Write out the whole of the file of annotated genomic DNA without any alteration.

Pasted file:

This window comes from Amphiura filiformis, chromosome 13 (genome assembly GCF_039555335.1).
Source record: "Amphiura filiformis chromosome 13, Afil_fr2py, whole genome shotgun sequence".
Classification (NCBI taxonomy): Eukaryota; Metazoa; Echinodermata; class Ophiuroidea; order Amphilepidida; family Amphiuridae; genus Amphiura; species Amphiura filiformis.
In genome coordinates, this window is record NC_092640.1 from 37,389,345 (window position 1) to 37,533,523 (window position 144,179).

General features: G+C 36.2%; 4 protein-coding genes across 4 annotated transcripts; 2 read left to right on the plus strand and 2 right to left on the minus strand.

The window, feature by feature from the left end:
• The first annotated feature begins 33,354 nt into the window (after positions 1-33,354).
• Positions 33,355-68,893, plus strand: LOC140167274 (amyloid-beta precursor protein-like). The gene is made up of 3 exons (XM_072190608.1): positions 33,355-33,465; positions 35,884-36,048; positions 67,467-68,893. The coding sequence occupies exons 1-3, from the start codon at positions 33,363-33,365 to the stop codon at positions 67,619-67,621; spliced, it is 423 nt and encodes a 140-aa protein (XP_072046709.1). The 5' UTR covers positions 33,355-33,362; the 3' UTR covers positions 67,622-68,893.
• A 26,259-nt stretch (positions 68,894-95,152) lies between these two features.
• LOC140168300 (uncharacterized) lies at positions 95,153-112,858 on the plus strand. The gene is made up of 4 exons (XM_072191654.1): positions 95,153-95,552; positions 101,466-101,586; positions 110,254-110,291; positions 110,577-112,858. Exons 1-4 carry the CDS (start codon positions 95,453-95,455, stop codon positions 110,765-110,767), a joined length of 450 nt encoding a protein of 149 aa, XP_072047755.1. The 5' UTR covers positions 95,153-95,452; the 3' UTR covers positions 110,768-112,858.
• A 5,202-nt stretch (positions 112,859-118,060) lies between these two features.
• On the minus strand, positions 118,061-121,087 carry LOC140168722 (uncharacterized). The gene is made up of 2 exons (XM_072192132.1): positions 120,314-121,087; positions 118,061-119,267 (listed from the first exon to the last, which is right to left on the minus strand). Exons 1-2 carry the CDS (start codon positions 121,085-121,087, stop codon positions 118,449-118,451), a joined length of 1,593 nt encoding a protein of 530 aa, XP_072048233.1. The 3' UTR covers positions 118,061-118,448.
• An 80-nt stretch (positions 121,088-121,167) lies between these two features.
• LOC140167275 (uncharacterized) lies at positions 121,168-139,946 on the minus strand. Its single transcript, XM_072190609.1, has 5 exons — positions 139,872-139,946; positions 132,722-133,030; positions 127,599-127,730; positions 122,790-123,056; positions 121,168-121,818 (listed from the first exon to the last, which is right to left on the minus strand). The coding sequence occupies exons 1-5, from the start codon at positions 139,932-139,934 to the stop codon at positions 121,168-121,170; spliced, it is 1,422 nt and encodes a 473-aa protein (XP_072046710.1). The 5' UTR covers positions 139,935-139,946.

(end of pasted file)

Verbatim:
This window comes from Amphiura filiformis, chromosome 13 (genome assembly GCF_039555335.1).
Source record: "Amphiura filiformis chromosome 13, Afil_fr2py, whole genome shotgun sequence".
Classification (NCBI taxonomy): Eukaryota; Metazoa; Echinodermata; class Ophiuroidea; order Amphilepidida; family Amphiuridae; genus Amphiura; species Amphiura filiformis.
In genome coordinates, this window is record NC_092640.1 from 37,389,345 (window position 1) to 37,533,523 (window position 144,179).

General features: G+C 36.2%; 4 protein-coding genes across 4 annotated transcripts; 2 read left to right on the plus strand and 2 right to left on the minus strand.

The window, feature by feature from the left end:
• The first annotated feature begins 33,354 nt into the window (after positions 1-33,354).
• Positions 33,355-68,893, plus strand: LOC140167274 (amyloid-beta precursor protein-like). The gene is made up of 3 exons (XM_072190608.1): positions 33,355-33,465; positions 35,884-36,048; positions 67,467-68,893. The coding sequence occupies exons 1-3, from the start codon at positions 33,363-33,365 to the stop codon at positions 67,619-67,621; spliced, it is 423 nt and encodes a 140-aa protein (XP_072046709.1). The 5' UTR covers positions 33,355-33,362; the 3' UTR covers positions 67,622-68,893.
• A 26,259-nt stretch (positions 68,894-95,152) lies between these two features.
• LOC140168300 (uncharacterized) lies at positions 95,153-112,858 on the plus strand. The gene is made up of 4 exons (XM_072191654.1): positions 95,153-95,552; positions 101,466-101,586; positions 110,254-110,291; positions 110,577-112,858. Exons 1-4 carry the CDS (start codon positions 95,453-95,455, stop codon positions 110,765-110,767), a joined length of 450 nt encoding a protein of 149 aa, XP_072047755.1. The 5' UTR covers positions 95,153-95,452; the 3' UTR covers positions 110,768-112,858.
• A 5,202-nt stretch (positions 112,859-118,060) lies between these two features.
• On the minus strand, positions 118,061-121,087 carry LOC140168722 (uncharacterized). The gene is made up of 2 exons (XM_072192132.1): positions 120,314-121,087; positions 118,061-119,267 (listed from the first exon to the last, which is right to left on the minus strand). Exons 1-2 carry the CDS (start codon positions 121,085-121,087, stop codon positions 118,449-118,451), a joined length of 1,593 nt encoding a protein of 530 aa, XP_072048233.1. The 3' UTR covers positions 118,061-118,448.
• An 80-nt stretch (positions 121,088-121,167) lies between these two features.
• LOC140167275 (uncharacterized) lies at positions 121,168-139,946 on the minus strand. Its single transcript, XM_072190609.1, has 5 exons — positions 139,872-139,946; positions 132,722-133,030; positions 127,599-127,730; positions 122,790-123,056; positions 121,168-121,818 (listed from the first exon to the last, which is right to left on the minus strand). The coding sequence occupies exons 1-5, from the start codon at positions 139,932-139,934 to the stop codon at positions 121,168-121,170; spliced, it is 1,422 nt and encodes a 473-aa protein (XP_072046710.1). The 5' UTR covers positions 139,935-139,946.